Upon hearing the word “networking,” most people probably envision a room full of strangers, mediocre hors d'oeuvres, and moderate to high levels of anxiety. It’s the worst, right?
It doesn’t have to be. In fact, it shouldn’t. Networking is about making authentic connections. It’s not transactional—”you do this for me and I’ll do this for you”—but is rather about finding common interests and ways to help each other out. Hopefully that first interaction leads to a long and productive relationship.
Think of all your friends and collaborators in your field. How did you meet them? Networking! Examples:
Working on a group project with classmates who become future colleagues
Engaging with a presenter about their work during a poster session
Chatting over cookies before the weekly department seminar
Talking shop over post-conference beers
Meeting peers in a small workshop
Networking is not something academics are typically taught how to do, but we do it intuitively anyway.
Why you should network
You’ve heard people say, “it’s not what you know, it’s who you know.” This is true no matter your profession. Here are some statistics that support that in the context of finding a job:
Up to 85% of jobs are filled through networking 
For people actively looking for a job, 3 times as many people got their job through networking than a direct application 
For employed people passively looking for new opportunities, 7 times as many people got their next job through networking than applying 
For better or worse, the world is not a meritocracy. Anyone who’s been through the job search process is painfully aware of that.
Personal experience: As a grad student, I met a senior scientist who became a mentor and friend. Several years later, he provided me an email introduction to Planetary Resources’ CEO. Two months after that, I had a job offer. You never know how a positive relationship will benefit you in the future.
Having an extensive network is invaluable for when you’re drafting a cover letter for a job application and can name drop someone who works at that company/institution. Not only does it means someone can advocate for you on the inside, but your contact can also sniff around for inside knowledge about your application status—I’ve done this before.
How you should network
Networking isn’t about telling everyone why you’re so awesome. I mean, you are—but show, don’t tell. Here’s how to approach conversations:
The quality of interactions is more important than quantity. At an event, spend time in deep conversations with one or two people instead of doing laps around the room trying to get face time with everyone.
People find it intrinsically rewarding to talk about themselves (science says so). Get them talking by asking lots of questions.
If the conversation doesn’t flow easily after an introduction, I’ll say, “tell me about yourself.” I like it because it’s simple and open-ended.
Find out what you have in common. I recently experienced a very stilted conversation with a hairdresser until we discovered that we both used to live in DC. The conversation flowed easily from there.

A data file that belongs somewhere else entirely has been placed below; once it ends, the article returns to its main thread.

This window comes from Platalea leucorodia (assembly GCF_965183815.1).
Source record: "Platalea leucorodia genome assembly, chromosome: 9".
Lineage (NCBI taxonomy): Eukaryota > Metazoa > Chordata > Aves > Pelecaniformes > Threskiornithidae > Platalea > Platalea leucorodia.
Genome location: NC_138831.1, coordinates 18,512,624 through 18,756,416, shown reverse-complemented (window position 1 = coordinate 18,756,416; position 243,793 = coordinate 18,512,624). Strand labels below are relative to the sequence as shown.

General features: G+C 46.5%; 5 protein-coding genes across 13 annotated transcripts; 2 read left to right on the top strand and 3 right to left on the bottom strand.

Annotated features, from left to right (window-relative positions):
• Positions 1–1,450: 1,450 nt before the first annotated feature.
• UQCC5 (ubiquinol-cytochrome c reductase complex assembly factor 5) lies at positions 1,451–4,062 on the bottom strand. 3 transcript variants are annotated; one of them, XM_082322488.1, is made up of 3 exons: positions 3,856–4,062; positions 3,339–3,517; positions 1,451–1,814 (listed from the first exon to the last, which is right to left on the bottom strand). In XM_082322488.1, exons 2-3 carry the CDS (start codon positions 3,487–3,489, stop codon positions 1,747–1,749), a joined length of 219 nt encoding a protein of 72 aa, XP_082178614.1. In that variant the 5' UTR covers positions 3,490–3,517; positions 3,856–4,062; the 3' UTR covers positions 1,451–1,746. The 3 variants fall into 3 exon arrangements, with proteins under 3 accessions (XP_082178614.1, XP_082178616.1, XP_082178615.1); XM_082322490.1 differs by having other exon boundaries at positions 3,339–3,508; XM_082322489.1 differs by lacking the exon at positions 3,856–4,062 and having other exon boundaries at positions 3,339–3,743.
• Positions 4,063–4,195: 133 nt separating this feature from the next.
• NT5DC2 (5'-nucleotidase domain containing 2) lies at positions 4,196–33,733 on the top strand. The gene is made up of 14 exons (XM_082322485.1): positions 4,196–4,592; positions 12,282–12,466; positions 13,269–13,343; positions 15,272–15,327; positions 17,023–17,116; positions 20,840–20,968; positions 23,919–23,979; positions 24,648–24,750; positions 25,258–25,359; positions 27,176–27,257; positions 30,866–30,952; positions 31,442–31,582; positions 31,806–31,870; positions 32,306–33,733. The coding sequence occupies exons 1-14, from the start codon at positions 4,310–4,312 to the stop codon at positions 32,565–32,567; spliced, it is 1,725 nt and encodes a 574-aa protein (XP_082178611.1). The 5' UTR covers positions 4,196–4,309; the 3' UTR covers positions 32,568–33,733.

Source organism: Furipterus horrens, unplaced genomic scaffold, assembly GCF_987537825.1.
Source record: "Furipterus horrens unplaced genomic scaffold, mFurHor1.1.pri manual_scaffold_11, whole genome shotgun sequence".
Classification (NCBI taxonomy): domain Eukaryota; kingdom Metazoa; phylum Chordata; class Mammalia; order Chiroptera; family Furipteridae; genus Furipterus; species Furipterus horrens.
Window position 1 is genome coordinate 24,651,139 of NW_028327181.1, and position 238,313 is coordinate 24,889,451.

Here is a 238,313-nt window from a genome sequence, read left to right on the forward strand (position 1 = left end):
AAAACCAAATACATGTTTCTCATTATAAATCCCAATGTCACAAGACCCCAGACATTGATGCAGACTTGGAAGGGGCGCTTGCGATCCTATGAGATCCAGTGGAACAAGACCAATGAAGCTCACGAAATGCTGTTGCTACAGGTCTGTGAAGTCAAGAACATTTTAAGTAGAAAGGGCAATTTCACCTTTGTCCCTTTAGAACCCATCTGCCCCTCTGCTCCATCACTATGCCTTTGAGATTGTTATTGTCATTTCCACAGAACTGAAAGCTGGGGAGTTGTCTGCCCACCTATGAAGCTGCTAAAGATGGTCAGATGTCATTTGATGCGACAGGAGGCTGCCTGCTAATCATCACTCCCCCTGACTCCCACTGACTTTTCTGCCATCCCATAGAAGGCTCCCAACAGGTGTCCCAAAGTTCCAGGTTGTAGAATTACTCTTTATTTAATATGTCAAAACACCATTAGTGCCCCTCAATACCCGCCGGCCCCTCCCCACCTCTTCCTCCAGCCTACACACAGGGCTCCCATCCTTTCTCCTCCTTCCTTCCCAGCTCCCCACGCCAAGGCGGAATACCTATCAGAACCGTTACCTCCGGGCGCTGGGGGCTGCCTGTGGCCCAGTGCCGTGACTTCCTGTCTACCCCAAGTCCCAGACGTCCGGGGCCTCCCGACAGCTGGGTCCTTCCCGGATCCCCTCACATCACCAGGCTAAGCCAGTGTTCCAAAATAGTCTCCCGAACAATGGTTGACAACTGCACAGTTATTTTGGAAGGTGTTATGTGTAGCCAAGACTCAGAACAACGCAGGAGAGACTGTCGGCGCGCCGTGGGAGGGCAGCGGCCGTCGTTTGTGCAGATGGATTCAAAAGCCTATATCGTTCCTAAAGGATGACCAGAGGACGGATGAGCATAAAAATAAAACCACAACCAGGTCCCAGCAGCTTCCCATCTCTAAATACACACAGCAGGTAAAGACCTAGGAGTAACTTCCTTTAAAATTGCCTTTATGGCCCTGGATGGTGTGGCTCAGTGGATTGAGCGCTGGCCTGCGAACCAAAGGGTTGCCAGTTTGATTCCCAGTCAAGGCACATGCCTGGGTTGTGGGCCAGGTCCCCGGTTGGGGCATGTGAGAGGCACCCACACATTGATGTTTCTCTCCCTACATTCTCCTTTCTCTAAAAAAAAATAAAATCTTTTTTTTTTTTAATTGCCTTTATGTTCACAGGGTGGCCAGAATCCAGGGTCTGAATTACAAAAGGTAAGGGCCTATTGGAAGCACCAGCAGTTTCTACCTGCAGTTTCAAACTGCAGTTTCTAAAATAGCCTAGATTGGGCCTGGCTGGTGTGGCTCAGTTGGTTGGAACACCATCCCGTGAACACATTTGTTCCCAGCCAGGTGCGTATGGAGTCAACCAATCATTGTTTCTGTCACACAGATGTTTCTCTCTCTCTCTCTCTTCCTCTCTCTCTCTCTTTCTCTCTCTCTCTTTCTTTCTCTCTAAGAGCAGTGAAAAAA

Provide value. For example, offer to send them an article or paper they might be interested in or to put them in touch with someone. Talking to someone much more senior? Compliment them on a paper they wrote or a talk you saw them give. Everyone loves compliments.
Don’t hog their time. When the conversation seems to wane, say “It’s been a pleasure speaking with you. Here’s my card if you’d like to stay in touch.” They’ll reciprocate and offer theirs.
As soon as you have the chance, scribble notes from your conversation onto their business card. Draw from these notes the next time you’re in touch with the person (e.g. “how was your trip to London?”).
The next day, follow up with an email or LinkedIn note saying how nice it was to meet them and to stay in touch. Don’t be afraid to ask them out to lunch or coffee for further discussion/connection.
Where you should network
Local events relevant to your interests. Meetup.com is a great place to get started.
Social media. Twitter is a great way to gain visibility and interact with people you may not have otherwise met. Having a LinkedIn profile is non-negotiable if you want to get a job in industry.
Alumni events for your college/university.
The bus, the grocery store, parties, wherever there are people!
Always keep a few business cards in your wallet and/or purse for those unexpected interactions.
Warm introductions to someone from a mutual contact are always better than cold introductions. If you want to meet someone and a friend or colleague knows them, ask for an email or in-person introduction.
Feeling alone and awkward in a room of strangers? Scan the room for others who are also alone. Introduce yourself—they’ll be relieved to no longer feel as awkward as you did.
Learn to Love Networking (HBR)
10 Tips for Successful Business Networking (Business Know-how)
The single best resource I’ve come across is Networking for Nerds by Alaina Levine. It’s geared at academics but has useful, actionable advice for everyone. She even highlights a couple of planetary scientists!
Addendum for introverts
I’ve an extrovert and likely have an easier time with all this than some. Here are some extra resources specific to introverts: